Armed and Dangerous

January 28, 2012 8 Min Read

Review by: Fusion3600

Plot: What’s it about?

After he was set up by some crooked coworkers and tossed off the police force, Frank Dooley (John Candy) still had the drive to protect & serve. So instead of becoming a vigilante, he turned to the next logical step in the ladder of protection, trying to gain employment as a low level security guard. His skills as a police officer might not have been that sharp, but he is confident he can handle any security tasks thrown in his path. At the same time, a nervous lawyer named Herman Kane (Eugene Levy) decides to leave the world of law, so he also looks into the field of security. As both manage to secure positions within the company, they are put together as a team and sent out to overlook a warehouse. Even though they dislike the practices of their new union, they either have to accept them or find work elsewhere, so they agree, so they remain displeased. The first assignment given to Dooley and Kane is the warehouse watch, where they have to keep an eye on things and make sure no one trespasses. But as per usual, the two somehow bungle their watch and the warehouse is robbed on their shift, not a good start to their new careers. When they look deeper into the recent string of robberies however, they uncover some ties to both their company & their union, but can they somehow prove the crimes?

You can mark one more classic 1980s comedy off the yet to be released list, as Columbia has finally given us Armed and Dangerous. This hilarious movie stars the dynamic duo of John Candy and Eugene Levy, with a gifted supporting cast led by Meg Ryan and Robert Loggia. I must have watched this a thousand times on cable, but I never grew tired of the humor and without question, it remains just as effective even now. I think I have about ninety percent of the dialogue memorized, but the movie still never fails to make me laugh, the true sign of a successful comedic picture. Candy is on his game and he plays off Levy to perfection, while Levy’s over the top antics mesh well with his costar’s own traits, so they make an excellent team and really command the screen. The writing is solid throughout, but the presence of Candy and Levy enhance the material to no end, without a doubt. Even when the writing slips a little, you never notice thanks to their great performances. As with any comedy, some scenes work better than others, but in Armed and Dangerous, very few sequences fall short. I was concerned this would be a full frame only release, given Columbia’s recent mistakes in that respect, but thankfully, both full frame and widescreen options have been included here. So even though this disc is bare bones, I think fans will jump at the chance to nab this disc, as the movie alone is well worth the investment.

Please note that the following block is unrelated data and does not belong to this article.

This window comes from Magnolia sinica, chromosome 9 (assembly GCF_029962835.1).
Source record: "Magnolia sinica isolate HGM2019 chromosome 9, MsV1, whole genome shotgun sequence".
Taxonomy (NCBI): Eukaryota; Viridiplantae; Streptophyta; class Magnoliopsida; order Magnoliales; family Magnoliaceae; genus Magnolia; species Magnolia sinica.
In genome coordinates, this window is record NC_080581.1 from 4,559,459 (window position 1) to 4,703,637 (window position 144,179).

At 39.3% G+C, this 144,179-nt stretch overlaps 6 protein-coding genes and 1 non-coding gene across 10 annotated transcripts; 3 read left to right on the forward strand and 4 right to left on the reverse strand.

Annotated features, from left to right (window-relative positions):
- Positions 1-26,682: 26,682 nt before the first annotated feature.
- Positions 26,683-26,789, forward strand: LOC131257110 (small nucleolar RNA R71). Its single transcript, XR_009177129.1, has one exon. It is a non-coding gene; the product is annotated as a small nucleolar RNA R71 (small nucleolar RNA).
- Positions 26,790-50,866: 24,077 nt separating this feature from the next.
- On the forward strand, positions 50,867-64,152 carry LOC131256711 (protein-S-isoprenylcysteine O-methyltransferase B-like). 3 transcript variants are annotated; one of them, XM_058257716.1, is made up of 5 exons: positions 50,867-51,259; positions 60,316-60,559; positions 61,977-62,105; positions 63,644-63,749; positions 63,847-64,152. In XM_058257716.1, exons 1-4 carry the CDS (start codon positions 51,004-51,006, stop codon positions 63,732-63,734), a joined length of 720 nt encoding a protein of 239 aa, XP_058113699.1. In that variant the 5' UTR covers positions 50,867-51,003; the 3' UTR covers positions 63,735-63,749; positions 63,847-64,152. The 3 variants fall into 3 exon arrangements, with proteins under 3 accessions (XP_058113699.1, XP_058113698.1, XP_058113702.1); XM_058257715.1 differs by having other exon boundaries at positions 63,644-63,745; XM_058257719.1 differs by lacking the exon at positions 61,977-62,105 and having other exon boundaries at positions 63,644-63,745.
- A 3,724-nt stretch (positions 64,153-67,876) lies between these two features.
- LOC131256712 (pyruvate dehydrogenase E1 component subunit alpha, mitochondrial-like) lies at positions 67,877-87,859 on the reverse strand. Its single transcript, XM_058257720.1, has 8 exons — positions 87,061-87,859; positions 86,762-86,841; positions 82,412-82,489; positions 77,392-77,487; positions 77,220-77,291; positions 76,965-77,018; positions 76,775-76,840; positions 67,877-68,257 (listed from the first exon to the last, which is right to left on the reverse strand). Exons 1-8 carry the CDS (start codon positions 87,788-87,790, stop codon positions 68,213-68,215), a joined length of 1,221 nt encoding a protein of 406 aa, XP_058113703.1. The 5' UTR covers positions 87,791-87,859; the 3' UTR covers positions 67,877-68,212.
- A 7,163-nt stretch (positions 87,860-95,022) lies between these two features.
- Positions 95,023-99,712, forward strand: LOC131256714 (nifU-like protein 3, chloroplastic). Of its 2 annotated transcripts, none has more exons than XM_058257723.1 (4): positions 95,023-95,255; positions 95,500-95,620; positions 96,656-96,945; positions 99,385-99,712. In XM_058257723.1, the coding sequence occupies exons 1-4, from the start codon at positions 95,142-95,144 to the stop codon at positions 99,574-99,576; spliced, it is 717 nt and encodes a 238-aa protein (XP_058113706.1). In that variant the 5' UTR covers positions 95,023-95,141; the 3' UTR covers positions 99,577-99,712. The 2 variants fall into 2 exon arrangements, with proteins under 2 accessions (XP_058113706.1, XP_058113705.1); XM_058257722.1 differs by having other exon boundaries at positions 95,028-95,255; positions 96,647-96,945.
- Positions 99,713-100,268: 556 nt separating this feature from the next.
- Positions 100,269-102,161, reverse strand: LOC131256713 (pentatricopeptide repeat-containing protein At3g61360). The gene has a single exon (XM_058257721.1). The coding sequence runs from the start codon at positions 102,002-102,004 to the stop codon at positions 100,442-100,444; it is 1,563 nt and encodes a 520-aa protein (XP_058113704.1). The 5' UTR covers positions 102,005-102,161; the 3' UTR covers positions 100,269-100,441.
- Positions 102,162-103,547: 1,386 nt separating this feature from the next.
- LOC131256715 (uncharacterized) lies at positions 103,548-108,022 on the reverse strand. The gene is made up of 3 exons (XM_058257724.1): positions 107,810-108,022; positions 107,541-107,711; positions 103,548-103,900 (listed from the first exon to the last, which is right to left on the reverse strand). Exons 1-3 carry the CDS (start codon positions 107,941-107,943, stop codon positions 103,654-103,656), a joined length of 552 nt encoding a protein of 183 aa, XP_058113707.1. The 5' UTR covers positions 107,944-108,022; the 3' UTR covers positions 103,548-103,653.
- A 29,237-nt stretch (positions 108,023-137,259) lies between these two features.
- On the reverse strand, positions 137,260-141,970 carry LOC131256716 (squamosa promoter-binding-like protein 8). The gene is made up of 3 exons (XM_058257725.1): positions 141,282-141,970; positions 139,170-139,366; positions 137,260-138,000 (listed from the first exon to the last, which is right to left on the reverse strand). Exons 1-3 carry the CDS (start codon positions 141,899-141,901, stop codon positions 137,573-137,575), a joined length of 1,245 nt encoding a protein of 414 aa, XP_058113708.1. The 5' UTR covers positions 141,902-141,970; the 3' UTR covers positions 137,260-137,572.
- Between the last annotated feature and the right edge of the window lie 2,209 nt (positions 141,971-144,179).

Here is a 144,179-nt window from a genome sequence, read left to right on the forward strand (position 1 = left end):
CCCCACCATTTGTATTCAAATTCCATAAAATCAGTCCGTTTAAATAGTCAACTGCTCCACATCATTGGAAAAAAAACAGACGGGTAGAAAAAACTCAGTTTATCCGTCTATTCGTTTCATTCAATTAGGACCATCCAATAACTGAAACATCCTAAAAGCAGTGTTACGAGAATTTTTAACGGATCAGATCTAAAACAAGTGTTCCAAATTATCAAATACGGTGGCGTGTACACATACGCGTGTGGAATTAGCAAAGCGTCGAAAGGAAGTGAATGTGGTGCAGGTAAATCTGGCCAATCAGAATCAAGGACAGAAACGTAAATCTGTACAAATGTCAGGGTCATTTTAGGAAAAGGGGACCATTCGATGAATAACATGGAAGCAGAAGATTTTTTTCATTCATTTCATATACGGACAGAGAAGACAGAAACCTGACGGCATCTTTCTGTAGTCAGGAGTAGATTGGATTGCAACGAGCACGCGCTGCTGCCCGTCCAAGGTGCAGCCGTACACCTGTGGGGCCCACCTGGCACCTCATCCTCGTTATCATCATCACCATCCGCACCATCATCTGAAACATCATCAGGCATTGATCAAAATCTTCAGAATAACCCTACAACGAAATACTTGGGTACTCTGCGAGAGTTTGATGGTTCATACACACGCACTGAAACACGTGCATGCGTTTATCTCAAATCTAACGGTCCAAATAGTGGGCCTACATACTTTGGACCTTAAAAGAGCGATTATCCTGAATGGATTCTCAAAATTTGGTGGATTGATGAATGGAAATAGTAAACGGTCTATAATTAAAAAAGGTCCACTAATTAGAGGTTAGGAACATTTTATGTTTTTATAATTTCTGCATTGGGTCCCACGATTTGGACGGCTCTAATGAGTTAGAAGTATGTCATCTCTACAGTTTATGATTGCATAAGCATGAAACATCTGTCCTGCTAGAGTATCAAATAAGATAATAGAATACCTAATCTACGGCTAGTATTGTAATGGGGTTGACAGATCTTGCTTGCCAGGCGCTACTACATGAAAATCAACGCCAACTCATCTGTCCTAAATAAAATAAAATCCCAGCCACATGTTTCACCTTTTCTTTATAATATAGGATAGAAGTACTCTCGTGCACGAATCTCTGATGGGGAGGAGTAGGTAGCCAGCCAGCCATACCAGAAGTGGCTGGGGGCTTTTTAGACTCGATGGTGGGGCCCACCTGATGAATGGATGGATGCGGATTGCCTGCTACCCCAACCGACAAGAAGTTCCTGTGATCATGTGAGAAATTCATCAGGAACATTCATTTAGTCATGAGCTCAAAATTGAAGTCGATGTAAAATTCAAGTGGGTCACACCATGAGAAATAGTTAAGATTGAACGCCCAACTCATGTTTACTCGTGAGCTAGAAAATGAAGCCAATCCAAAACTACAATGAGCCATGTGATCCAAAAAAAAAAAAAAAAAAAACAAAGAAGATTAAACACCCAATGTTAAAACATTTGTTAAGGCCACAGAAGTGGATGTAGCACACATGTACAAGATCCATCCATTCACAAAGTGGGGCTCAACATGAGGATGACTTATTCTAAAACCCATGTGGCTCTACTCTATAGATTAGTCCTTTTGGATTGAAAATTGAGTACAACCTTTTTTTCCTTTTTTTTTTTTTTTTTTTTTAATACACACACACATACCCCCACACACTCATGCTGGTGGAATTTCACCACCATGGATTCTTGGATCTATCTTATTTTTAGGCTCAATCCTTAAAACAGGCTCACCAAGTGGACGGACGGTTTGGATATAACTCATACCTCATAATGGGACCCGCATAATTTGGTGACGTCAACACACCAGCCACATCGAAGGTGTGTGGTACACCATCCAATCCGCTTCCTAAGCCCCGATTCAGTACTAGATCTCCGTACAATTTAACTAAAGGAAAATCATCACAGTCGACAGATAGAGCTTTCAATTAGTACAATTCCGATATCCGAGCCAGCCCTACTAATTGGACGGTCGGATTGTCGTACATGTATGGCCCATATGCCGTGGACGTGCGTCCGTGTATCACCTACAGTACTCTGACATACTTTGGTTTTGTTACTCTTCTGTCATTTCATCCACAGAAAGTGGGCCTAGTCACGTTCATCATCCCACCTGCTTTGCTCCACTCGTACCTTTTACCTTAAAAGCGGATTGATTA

His career was loaded with humorous performances, so it says a lot to call this movie some of John Candy’s best work. I don’t rank it as his finest effort, but it is one of his top performances and he is in terrific form throughout. He never seems bored with the material and Harold Ramis (who cowrote) is probably behind that, as he knew how to make good use of Candy’s talent and downplay his lesser skills. After the disappointing Summer Rental, it didn’t look as if Candy could carry an entire picture himself, but he proved himself here and as well know, went on to be the lead in numerous successful movies. I love to see him play off his costars and he is able to do that a lot in Armed and Dangerous, especially with Eugene Levy. These two have some great chemistry and really bring the material to life, making it even funnier than it should be at times. Other films with Candy include Uncle Buck, Canadian Bacon, Brewster’s Millions, The Great Outdoors, Planes Trains & Automobiles, and Little Shop of Horrors. The cast also includes Eugene Levy (American Pie, Best in Show), Robert Loggia (Smilla’s Sense of Snow, Independence Day), and Meg Ryan (Sleepless in Seattle, You’ve Got Mail).

Video: How does it look?

Armed and Dangerous is presented in a 1.85:1 anamorphic widescreen transfer, with a full frame edition also included on this dual layered disc. I was quite pleased with this visual treatment, as the movie looks much less worn than expected, with a clean print that shows little grain, nicks, or other debris. So right off the bat, we’re given a cleaner and sharper edition than I’ve ever seen, which is certain to thrill fans. The image has a little softness, but is sharper than previous versions and has no serious flaws to mention, a simply terrific catalog title transfer. The colors haven’t faded much and look bright, flesh tones are natural, and black levels look great. In other words, great work from Columbia all around on this one.

Audio: How does it sound?

A 2.0 surround option is found here, which more than handles the needs of the material, so its all good. Of course, this movie has more action than most comedies, so the audio is a little more dynamic, but don’t expect too much. There’s some solid presence to be heard here, especially whenever the action heats up, but the material isn’t brand new and by turn, isn’t as refined as a more recent soundtrack might be. The music sounds good though, as do the sound effects in both action & more dialogue driven scenes. No troubles with the vocals either, as dialogue is smooth and crystal clear at all times. This disc also includes a French language track, as well as subtitles in English, Spanish, and French.

Supplements: What are the extras?

This disc contains no bonus materials.

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